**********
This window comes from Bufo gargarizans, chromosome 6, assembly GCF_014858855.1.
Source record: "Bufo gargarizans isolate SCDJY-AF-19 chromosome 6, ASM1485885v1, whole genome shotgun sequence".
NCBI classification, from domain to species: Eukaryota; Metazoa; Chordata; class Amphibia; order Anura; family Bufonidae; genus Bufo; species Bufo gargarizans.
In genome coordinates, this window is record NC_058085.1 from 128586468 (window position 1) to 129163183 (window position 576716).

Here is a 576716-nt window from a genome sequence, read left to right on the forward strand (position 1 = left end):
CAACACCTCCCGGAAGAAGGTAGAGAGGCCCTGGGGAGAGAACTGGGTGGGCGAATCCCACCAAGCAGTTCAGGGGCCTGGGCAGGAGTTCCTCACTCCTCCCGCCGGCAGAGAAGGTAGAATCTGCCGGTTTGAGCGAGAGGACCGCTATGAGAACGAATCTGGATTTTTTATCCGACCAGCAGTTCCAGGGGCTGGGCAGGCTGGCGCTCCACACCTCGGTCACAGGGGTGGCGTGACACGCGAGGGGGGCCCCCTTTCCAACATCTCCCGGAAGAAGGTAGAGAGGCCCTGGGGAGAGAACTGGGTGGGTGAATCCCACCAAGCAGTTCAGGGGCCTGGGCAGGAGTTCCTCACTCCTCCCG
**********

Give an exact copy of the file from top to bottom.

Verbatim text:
This window comes from Bufo gargarizans, chromosome 6, assembly GCF_014858855.1.
Source record: "Bufo gargarizans isolate SCDJY-AF-19 chromosome 6, ASM1485885v1, whole genome shotgun sequence".
NCBI classification, from domain to species: Eukaryota; Metazoa; Chordata; class Amphibia; order Anura; family Bufonidae; genus Bufo; species Bufo gargarizans.
In genome coordinates, this window is record NC_058085.1 from 128586468 (window position 1) to 129163183 (window position 576716).

Here is a 576716-nt window from a genome sequence, read left to right on the forward strand (position 1 = left end):
CAACACCTCCCGGAAGAAGGTAGAGAGGCCCTGGGGAGAGAACTGGGTGGGCGAATCCCACCAAGCAGTTCAGGGGCCTGGGCAGGAGTTCCTCACTCCTCCCGCCGGCAGAGAAGGTAGAATCTGCCGGTTTGAGCGAGAGGACCGCTATGAGAACGAATCTGGATTTTTTATCCGACCAGCAGTTCCAGGGGCTGGGCAGGCTGGCGCTCCACACCTCGGTCACAGGGGTGGCGTGACACGCGAGGGGGGCCCCCTTTCCAACATCTCCCGGAAGAAGGTAGAGAGGCCCTGGGGAGAGAACTGGGTGGGTGAATCCCACCAAGCAGTTCAGGGGCCTGGGCAGGAGTTCCTCACTCCTCCCG